Saturday, June 27, 2009

Daring Bakers - Chocolate Bakewell Tart with Strawberry Jam

The June Daring Bakers' challenge was hosted by Jasmine of Confessions of a Cardamom Addict and Annemarie of Ambrosia and Nectar. They chose a Traditional (UK) Bakewell Tart... er... pudding that was inspired by a rich baking history dating back to the 1800's in England.
Bakewell tarts…er…puddings combine a number of dessert elements but still let you show off your area’s seasonal fruits.
Like many regional dishes there’s no “one way” to make a Bakewell Tart…er…Pudding, but most of today’s versions fall within one of two types. The first is the “pudding” where a layer of jam is covered by an almondy pastry cream and baked in puff pastry. The second is the “tart” where a rich shortcrust pastry holds jam and an almondy sponge cake-like filling.
The version we’re daring you to make is a combination of the two: a sweet almond-flavoured shortcrust pastry, frangipane and jam.
Bakewell Tart History and Lore
Flan-like desserts that combine either sweet egg custard over candied fruit or feature spiced ground almonds in a pastry shell have Mediaeval roots. The term “Bakewell pudding” was first penned in 1826 by Meg Dods; 20 years later Eliza Acton published a recipe that featured a baked rich egg custard overtop 2cm of jam and noted,
“This pudding is famous not only in Derbyshire, but in several of our northern counties where it is usually served on all holiday occasions.”
By the latter half of the 1800s, the egg custard evolved into a frangipane-like filling; since then the quantity of jam decreased while the almond filling increased.
This tart, like many of the world's great foods has its own mythic beginnings…or several mythic beginnings. Legend has it in 1820 (or was it in the 1860s?) Mrs. Greaves, landlady of The White Horse Inn in Bakewell, Derbyshire (England), asked her cook to produce a pudding for her guests. Either her instructions could have been clearer or he should have paid better attention to what she said because what he made was not what she asked for. The cook spread the jam on top of the frangipane mixture rather than the other way around. Or maybe instead of a sweet rich shortcrust pastry case to hold the jam for a strawberry tart, he made a regular pastry and mixed the eggs and sugar separately and poured that over the jam—it depends upon which legend you follow.
Regardless of what the venerable Mrs. Greaves’ cook did or didn’t do, lore has it that her guests loved it and an ensuing pastry-clad industry was born. The town of Bakewell has since played host to many a sweet tooth in hopes of tasting the tart in its natural setting.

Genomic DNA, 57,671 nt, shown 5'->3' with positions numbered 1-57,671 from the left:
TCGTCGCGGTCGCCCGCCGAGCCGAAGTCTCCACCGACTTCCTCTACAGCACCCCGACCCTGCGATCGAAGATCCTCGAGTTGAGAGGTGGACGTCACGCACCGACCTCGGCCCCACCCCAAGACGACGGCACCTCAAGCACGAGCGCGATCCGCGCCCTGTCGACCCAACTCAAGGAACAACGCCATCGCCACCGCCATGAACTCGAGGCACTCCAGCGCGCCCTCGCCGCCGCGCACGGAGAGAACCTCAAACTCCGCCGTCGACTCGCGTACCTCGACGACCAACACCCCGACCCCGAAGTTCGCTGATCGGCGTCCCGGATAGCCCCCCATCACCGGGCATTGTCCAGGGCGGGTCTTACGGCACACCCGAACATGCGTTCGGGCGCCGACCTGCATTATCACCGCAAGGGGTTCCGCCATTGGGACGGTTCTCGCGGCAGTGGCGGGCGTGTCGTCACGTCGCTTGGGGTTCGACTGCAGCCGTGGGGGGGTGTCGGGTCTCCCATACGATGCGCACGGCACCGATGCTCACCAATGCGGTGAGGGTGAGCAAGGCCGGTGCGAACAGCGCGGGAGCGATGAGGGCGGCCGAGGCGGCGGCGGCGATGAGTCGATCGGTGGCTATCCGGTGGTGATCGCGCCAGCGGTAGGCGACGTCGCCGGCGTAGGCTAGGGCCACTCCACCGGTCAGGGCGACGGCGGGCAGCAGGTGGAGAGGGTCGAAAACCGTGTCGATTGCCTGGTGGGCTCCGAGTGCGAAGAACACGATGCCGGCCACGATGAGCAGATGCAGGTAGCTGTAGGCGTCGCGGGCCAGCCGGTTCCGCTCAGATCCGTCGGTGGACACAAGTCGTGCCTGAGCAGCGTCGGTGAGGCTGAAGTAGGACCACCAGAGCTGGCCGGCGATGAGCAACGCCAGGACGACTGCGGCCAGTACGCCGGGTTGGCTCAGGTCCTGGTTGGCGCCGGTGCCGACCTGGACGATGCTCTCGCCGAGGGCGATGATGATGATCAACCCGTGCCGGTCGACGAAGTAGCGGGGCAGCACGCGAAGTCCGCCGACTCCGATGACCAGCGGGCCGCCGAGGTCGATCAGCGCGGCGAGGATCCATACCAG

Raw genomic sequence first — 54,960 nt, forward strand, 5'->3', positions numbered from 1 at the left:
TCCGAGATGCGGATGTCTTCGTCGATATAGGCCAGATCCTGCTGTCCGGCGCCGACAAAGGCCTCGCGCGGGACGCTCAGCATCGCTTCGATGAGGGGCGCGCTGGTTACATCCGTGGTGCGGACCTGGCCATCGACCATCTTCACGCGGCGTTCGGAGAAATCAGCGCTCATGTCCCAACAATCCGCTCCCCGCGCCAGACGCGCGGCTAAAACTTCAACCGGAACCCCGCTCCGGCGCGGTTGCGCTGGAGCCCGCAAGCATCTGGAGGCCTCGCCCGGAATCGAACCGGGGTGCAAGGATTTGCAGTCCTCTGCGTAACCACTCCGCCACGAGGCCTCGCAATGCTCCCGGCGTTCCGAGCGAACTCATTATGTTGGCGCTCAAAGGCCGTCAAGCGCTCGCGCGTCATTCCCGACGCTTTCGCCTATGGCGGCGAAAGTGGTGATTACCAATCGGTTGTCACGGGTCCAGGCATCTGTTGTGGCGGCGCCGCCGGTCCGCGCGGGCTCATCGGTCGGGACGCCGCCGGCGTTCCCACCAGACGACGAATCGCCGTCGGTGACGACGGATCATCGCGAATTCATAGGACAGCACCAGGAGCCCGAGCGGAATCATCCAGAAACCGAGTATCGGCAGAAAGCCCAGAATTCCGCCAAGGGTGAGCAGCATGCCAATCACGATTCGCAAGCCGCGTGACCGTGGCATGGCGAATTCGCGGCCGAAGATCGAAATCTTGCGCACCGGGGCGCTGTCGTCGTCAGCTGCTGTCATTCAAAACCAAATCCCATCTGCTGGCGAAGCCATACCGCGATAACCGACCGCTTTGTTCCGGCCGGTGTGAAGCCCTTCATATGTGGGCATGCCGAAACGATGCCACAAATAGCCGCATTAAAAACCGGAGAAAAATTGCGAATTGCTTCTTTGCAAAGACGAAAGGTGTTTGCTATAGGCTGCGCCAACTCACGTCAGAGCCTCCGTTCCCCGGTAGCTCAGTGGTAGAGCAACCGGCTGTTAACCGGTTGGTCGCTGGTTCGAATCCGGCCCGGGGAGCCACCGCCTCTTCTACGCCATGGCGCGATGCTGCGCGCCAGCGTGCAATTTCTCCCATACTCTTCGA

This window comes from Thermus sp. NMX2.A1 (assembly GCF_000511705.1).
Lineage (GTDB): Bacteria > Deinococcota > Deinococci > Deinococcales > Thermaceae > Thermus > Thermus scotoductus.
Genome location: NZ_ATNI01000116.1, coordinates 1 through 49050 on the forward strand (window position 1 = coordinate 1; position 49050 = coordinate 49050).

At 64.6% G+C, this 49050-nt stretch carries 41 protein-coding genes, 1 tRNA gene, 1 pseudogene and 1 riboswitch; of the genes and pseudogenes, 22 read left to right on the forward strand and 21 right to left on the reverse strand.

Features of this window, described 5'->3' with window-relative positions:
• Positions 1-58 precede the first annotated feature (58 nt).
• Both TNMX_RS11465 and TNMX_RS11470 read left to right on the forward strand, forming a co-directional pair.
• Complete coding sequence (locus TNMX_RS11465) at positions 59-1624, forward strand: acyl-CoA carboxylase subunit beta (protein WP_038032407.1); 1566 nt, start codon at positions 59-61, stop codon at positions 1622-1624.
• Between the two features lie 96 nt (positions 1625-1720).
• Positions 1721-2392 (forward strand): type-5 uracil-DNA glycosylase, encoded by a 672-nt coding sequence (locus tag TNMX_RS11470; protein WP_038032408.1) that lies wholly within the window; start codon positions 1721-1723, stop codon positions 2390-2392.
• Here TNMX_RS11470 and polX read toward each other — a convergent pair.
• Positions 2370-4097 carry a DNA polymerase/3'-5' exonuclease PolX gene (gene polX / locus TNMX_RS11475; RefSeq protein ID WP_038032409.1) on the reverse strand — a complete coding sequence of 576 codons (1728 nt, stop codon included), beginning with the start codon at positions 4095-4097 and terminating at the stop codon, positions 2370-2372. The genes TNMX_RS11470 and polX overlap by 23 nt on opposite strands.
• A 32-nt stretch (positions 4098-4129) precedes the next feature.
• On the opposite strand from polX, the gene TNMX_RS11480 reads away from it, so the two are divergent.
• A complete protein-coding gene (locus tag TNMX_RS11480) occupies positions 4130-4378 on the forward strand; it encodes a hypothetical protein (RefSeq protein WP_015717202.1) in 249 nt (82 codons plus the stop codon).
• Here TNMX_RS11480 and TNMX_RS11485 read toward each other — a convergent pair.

Bakewell tarts are a classic English dessert, abounding in supermarket baking sections and in ready-made, mass-produced forms, some sporting a thick sugary icing and glazed cherry on top for decorative effect.
Enjoy it with a cup of tea or coffee or just eat it sneaky slice by sneaky slice until, to your chagrin, you realise the whole tart has somehow disappeared despite you never having pulled out a plate, fork or napkin with which to eat it.
Is it a tart or is it a pudding?
Someone once said something like “The Bakewell pudding is a dessert. The Bakewell tart is that girl over there.”
It’s a debate that rages on and we aren’t taking sides on this one. But we will say that many people call this pudding a tart.
While we’re at it...The etymology of pudding is a rather interesting and slightly convoluted one.* The naming confusion may come from the British manner of referring to the dessert course as ‘pudding’ (as well as referring to fat babies by the same name, though we don’t think that is what was the inspiration in this case). And so any dessert is a pudding until another name comes along and adds clarity to what it really is.
Living in England I grew up eating these treats pretty regularly. Mr Kiplings Bakewell tarts with icing were a treat! So, even though I was really familiar with Bakewell Tarts I had trouble deciding if I shoudl stay true to the Bakewell's I know and love or do something different. Obviously, I choose something different. My take on this recipe was to add chocolate, of course! I enjoyed doing this as it was an uncomplicated recipe that turned out perfect. Thanks again Jasmine and Annmarie!

Thursday, June 25, 2009

Saturday Market - Vacaville

Hope to see you at the Market this week!


Fruity Organic Chicken, Apple and Cheese Pie $5
Apple compote with organic chicken and a sharp English cheddar.

Asparagus, Basil, Non-fat Cream Cheese Tart $5
The cream-cheese adds a nice texture to this tart.

Tomato Summer Pudding $4/slice
This is along the lines of a terrine with Red Onion, cherry tomatoes, fresh mint and basil. A nice lunch.

Lemon and White Chocolate Parfait $4

White Stilton, Apple, Pecan and Pear Crumble $5
This would be great with some of our ice cream

Oatmeal Carmelitas $4
Homemade caramel, bittersweet chocolate and nuts . Cut into bars.

Carrot Bread Pudding $4
Made with soy milk, local honey, apples, bananas

Raspberry Gastrique $5
Almond cake, raspberry curd and raspberry gastrique

It is supposed to be hot this weekend. If that is the case we will have plenty of ice cream!